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  • #2285151

    How Do I Prepare for a civilian IT Career by 2008?


    by rayeni ·

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    • #3311179

      Stay In

      by bucky kaufman (mcsd) ·

      In reply to How Do I Prepare for a civilian IT Career by 2008?

      You’ve built your skills and career around net admin in government. You’d do well to stay with it.

      The skills for getting along in the military don’t work so well in the private sector – unless you go to work for Raytheon or Lockheed or Haliburton or somesuch.

      Those kinds of companies would be your best shot. They *love* hiring vets. You’ll probably even find that they send you to the same exact schools that soldiers attend. You’ll be doing the same work, under better conditions, and with better pay.

      • #3312215

        You Got a Point.

        by rayeni ·

        In reply to Stay In

        Government and the Private Sector are different to a degree. Sure, it makes sense to stay associated with government, but staying in the Army for 20 years is just not appealing to me. 🙂

        • #3312102


          by bucky kaufman (mcsd) ·

          In reply to You Got a Point.

          When I got out, I tried a coupla crappy jobs and pretty quickly went to work for myself. I’ve never regretted that decision.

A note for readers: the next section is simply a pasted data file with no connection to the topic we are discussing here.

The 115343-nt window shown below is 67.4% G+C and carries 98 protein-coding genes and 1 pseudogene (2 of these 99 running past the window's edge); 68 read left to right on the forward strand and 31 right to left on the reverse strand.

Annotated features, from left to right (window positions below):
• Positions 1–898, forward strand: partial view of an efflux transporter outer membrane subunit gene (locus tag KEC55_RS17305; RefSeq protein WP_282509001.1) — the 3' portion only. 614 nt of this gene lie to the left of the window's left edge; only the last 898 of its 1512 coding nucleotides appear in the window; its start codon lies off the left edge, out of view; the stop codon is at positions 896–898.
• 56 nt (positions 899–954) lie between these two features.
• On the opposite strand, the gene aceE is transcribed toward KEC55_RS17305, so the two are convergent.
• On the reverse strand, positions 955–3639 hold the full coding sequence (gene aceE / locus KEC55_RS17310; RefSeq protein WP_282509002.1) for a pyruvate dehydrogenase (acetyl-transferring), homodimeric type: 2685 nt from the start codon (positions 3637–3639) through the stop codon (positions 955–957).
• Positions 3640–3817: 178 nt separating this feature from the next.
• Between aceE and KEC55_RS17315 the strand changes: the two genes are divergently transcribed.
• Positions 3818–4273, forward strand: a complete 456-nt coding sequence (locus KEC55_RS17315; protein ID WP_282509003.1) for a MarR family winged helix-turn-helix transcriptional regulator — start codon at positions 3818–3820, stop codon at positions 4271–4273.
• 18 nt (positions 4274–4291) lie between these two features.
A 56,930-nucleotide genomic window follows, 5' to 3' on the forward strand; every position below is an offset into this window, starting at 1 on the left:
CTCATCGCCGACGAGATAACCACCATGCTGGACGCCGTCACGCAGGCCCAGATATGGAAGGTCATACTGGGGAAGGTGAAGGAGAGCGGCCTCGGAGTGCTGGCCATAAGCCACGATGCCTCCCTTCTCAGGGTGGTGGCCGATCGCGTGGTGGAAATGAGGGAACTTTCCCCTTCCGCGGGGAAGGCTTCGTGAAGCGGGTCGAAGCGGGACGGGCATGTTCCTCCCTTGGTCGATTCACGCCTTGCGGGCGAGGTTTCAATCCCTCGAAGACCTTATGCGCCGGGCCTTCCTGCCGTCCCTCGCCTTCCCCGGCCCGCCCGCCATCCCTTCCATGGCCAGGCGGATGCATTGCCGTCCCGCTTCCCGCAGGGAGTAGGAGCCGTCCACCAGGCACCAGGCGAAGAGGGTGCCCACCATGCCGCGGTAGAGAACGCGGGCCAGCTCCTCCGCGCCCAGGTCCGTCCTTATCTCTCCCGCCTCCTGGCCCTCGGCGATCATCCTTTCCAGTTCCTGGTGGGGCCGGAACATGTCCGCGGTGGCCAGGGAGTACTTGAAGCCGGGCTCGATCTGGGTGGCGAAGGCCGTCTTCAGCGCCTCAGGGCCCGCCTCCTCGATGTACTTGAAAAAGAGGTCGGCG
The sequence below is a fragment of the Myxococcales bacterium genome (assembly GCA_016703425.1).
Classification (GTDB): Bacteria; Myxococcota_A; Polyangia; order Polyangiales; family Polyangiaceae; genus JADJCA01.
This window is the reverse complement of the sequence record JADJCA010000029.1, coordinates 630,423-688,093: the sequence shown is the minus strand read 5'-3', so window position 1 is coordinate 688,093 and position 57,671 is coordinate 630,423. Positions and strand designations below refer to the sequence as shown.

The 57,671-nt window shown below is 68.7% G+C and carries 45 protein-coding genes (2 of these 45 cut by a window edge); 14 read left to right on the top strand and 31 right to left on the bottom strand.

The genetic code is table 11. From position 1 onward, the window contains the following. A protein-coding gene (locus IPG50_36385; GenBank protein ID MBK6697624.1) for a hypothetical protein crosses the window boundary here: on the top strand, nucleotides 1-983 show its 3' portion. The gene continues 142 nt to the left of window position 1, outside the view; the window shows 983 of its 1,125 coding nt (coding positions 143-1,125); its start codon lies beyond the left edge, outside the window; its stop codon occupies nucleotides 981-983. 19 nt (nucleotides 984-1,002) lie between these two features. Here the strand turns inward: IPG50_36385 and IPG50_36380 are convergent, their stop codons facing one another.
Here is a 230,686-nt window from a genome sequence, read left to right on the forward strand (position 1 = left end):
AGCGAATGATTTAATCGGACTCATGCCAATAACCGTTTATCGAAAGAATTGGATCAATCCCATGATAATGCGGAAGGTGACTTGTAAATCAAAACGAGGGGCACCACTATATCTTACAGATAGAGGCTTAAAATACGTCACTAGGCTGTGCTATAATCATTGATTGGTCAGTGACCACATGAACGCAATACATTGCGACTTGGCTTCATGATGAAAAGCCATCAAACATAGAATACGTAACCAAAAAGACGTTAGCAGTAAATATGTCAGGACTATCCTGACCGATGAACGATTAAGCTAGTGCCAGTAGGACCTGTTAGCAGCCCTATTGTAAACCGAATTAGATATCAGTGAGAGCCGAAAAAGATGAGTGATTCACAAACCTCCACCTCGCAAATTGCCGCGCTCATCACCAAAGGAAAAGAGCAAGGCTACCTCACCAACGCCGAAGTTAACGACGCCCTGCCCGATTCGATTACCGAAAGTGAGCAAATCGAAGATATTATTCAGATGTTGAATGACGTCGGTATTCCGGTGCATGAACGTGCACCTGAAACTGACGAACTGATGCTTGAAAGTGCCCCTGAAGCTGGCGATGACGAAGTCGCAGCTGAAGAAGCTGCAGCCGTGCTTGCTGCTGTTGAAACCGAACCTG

Working for yourself requires mega discipline, and a freshly discharged vet (or released convict) is just brimming with self-discipline, even if it eventually dissipates. That’s the best time to start something self-employish.

      • #3312145

        Employability of Vets

        by chazcu ·

        In reply to Stay In

        Some of what Bucky is saying could be true. However, I must disagree with his opinion of a veteran’s ability to adapt to the private sector. A PERSON leaving the military is just as apt to live in society as anyone else is. The experience you get in the military will help you get in the door of some companies but you have to sell yourself. You will have to show, especially those with Bucky’s opinion of military, that vets are not robots, they have been trained not only to be infantry, but in leadership, TQM, and have the experience to back it up.
        From now until you get out, plan for the day. Take all the schools the military will send you to and take those assignments that will get you the experience in the discipline you want. You have an advantage over most your age (that is an assumption on my part); you will go into an interview with more experience than most. I see it often when hiring IT personnel. Good luck to you, create a plan and work the plan. As for Bucky, I hope I didn’t offend you but I have heard that tone and opinion often and strongly disagree with it.

        • #3312103

          Mein Kampf

          by bucky kaufman (mcsd) ·

          In reply to Employability of Vets

          However, I must disagree with his opinion of a veteran’s ability to adapt to the private sector.
          —— —— —— ——

          I based it solely on my own personal experience. For as f’d up as the military is – it was reliable and orderly. You get used to it.

          When I got out a real suprise that there are so *many* folks out there who don’t take their jobs seriously. People who think rules are only for if you get caught, and that honesty and honour are to be sold off to the highest bidder. People who see their co-workers as the enemy, instead of as partners.

          For folks with personal integrity, like a lot of soldiers, how America business really works can be a major let-down.

          When Tim McVeigh got out, he was so disenchanged with the whole mess he decided to blow it up – and everybody who knew him described him as an honourable man.

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